Mary Poppins Returns
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All Critics (17)
| Top Critics (6)
| Fresh (16)
| Rotten (1)
Mostly, though, this is a solid tribute to one of the most commanding forces an old-school newsroom has ever seen.
Warm, genial portrait of a great editor, but not much else.
Chronicling its subject's life and career in fascinating detail, The Newspaperman: The Life and Times of Ben Bradlee will prove catnip to journalism and political buffs, not to mention anyone who cares about the free press and its role in our democracy.
At the risk of burying the lead, anyone who cares about journalism -- then and now -- won't have any regrets about watching "The Newspaperman" either.
What's not so expected, what comes as something bordering on shock, of a gratifying kind, is how much else the film takes on in this buoyant and mercilessly frank look at Bradlee's life and career.
Fortunately, though they may not be titanic, there are real journalists still fighting the good fight in the business, in TV, social and digital media, and in newspapers. All of them to one extent or another embody the legacy of Ben Bradlee.
For a 90-minute documentary, The Newspaper Man does fine work in a short time frame.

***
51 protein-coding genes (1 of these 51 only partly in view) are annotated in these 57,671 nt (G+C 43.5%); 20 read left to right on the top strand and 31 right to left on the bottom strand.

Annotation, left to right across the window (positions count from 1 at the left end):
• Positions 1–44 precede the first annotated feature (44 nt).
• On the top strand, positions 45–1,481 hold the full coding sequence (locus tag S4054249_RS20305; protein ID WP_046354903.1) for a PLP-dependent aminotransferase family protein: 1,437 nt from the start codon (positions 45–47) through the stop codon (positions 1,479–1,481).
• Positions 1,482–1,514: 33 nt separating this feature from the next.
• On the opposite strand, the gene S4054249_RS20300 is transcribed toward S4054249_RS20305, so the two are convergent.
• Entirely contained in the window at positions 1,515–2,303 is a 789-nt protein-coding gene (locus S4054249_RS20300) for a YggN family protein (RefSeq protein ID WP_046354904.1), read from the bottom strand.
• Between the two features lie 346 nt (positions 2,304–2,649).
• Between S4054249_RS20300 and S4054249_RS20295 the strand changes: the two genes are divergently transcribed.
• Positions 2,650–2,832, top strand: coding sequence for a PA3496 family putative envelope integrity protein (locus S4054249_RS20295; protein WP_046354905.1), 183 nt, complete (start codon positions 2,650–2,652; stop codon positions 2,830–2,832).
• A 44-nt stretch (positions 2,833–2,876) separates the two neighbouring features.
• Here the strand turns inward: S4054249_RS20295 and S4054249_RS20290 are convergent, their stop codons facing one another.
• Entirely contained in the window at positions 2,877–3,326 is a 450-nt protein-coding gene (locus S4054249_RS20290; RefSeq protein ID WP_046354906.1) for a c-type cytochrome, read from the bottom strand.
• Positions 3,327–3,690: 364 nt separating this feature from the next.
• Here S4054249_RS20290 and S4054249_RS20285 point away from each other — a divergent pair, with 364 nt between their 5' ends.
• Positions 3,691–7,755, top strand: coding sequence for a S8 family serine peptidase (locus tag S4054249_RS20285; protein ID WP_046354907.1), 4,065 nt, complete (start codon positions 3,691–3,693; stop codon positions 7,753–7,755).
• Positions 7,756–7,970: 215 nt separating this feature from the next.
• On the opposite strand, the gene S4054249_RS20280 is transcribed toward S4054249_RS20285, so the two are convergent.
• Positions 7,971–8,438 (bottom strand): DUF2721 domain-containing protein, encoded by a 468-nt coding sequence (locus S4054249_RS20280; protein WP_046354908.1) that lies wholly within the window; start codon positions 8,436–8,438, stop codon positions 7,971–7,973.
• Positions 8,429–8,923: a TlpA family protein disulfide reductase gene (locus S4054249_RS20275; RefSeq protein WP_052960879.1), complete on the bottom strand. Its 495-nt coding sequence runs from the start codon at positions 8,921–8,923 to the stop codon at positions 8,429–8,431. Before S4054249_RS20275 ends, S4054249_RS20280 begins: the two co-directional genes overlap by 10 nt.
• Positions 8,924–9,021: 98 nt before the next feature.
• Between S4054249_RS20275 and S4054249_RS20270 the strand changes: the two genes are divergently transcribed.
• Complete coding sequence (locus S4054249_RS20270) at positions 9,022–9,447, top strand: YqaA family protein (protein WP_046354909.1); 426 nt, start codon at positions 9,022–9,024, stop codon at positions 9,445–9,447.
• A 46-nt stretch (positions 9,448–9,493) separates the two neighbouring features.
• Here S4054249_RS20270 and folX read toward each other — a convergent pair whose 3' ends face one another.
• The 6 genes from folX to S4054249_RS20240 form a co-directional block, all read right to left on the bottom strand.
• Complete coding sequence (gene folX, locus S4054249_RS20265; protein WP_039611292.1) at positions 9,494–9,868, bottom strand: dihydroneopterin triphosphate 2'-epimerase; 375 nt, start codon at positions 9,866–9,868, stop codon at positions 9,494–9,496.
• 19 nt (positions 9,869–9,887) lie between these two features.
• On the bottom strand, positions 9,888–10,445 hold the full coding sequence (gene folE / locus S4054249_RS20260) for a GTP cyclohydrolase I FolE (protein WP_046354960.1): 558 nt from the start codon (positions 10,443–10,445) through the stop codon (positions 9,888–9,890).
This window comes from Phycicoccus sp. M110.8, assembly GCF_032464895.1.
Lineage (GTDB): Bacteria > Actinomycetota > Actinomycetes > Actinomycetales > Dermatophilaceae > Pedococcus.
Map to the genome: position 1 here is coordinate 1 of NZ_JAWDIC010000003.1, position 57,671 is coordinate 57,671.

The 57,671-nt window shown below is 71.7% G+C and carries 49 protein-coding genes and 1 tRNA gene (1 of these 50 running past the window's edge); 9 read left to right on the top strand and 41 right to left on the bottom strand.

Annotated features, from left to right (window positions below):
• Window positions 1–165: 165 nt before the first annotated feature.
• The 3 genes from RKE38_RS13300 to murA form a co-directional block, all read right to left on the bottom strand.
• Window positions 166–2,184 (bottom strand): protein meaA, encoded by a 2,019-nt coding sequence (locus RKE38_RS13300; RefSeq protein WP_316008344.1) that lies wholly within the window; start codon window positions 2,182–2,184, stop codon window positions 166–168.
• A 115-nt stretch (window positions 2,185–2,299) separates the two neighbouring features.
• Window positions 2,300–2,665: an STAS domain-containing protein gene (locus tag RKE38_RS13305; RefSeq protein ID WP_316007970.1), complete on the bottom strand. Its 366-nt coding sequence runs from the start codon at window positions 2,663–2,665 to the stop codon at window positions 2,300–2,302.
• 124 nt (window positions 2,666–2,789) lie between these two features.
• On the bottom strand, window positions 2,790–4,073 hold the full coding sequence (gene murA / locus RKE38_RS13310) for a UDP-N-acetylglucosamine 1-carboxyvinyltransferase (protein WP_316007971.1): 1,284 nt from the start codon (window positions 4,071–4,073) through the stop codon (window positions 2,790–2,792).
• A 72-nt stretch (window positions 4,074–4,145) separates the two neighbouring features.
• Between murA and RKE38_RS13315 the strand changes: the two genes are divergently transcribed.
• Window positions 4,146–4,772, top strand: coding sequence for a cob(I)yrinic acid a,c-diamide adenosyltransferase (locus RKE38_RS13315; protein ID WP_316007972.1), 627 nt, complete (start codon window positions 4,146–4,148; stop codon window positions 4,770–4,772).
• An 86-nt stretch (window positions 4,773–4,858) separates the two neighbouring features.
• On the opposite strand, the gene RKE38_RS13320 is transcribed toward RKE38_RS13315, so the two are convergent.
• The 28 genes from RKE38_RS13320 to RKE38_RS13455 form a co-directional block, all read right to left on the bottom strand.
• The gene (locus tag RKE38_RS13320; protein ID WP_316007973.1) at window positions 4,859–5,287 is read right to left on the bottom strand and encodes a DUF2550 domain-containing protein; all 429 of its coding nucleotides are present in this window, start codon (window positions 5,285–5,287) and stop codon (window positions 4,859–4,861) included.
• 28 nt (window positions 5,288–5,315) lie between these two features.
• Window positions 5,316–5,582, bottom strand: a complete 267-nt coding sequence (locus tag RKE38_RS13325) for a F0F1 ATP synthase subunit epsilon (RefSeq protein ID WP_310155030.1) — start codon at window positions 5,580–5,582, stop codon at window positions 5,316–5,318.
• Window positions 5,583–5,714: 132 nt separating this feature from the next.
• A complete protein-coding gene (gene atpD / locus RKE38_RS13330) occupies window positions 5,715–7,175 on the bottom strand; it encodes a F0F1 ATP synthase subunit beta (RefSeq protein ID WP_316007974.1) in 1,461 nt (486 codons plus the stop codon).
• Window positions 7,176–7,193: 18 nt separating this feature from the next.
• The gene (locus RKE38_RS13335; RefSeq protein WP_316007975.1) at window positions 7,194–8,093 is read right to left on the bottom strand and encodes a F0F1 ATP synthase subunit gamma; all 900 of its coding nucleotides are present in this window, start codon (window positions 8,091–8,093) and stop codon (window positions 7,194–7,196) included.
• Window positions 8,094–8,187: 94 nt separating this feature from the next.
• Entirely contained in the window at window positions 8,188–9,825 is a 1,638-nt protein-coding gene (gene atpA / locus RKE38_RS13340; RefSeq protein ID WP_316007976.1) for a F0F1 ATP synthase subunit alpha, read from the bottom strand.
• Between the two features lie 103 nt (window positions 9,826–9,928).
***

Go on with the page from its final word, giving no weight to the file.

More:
If anything, The Newspaperman is a reminder that we all might benefit from boasting the same determination to expose lies that Bradlee did.
This film perfectly covers the editor's personal life, public life and iconic status as the most admired journalist of his day.
For a documentary that mostly reflects on events of decades past, The Newspaperman feels remarkably timely when it recounts the Post's battles with the Nixon administration.
...fascinating but zero warts homage to Bradlee...would have been more admirable had it dealt in detail with the moral chiaroscuros that were apparent in the man instead of basically ignoring them to produce a simplistic paean to a complex man.
It's a fully rendered portrait of a man who loved journalism and became one of the most influential newsmakers of the 20th century.
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